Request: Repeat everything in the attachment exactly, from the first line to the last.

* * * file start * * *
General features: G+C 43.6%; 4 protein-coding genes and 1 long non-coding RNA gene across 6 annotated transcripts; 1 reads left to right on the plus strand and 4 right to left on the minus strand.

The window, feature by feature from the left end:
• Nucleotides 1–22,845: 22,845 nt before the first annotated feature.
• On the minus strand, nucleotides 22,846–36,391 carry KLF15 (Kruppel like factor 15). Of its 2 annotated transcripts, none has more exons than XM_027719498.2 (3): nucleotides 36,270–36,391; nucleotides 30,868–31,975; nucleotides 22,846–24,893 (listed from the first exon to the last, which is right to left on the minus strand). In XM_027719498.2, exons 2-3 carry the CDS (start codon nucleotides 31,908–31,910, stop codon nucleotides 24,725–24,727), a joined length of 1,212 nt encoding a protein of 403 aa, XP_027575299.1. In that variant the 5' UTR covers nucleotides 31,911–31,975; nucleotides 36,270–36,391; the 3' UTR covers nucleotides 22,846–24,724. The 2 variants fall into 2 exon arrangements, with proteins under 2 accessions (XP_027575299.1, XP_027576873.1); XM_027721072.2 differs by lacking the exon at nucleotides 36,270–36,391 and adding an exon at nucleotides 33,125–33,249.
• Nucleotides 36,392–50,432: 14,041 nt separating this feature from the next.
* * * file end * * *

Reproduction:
General features: G+C 43.6%; 4 protein-coding genes and 1 long non-coding RNA gene across 6 annotated transcripts; 1 reads left to right on the plus strand and 4 right to left on the minus strand.

The window, feature by feature from the left end:
• Nucleotides 1–22,845: 22,845 nt before the first annotated feature.
• On the minus strand, nucleotides 22,846–36,391 carry KLF15 (Kruppel like factor 15). Of its 2 annotated transcripts, none has more exons than XM_027719498.2 (3): nucleotides 36,270–36,391; nucleotides 30,868–31,975; nucleotides 22,846–24,893 (listed from the first exon to the last, which is right to left on the minus strand). In XM_027719498.2, exons 2-3 carry the CDS (start codon nucleotides 31,908–31,910, stop codon nucleotides 24,725–24,727), a joined length of 1,212 nt encoding a protein of 403 aa, XP_027575299.1. In that variant the 5' UTR covers nucleotides 31,911–31,975; nucleotides 36,270–36,391; the 3' UTR covers nucleotides 22,846–24,724. The 2 variants fall into 2 exon arrangements, with proteins under 2 accessions (XP_027575299.1, XP_027576873.1); XM_027721072.2 differs by lacking the exon at nucleotides 36,270–36,391 and adding an exon at nucleotides 33,125–33,249.
• Nucleotides 36,392–50,432: 14,041 nt separating this feature from the next.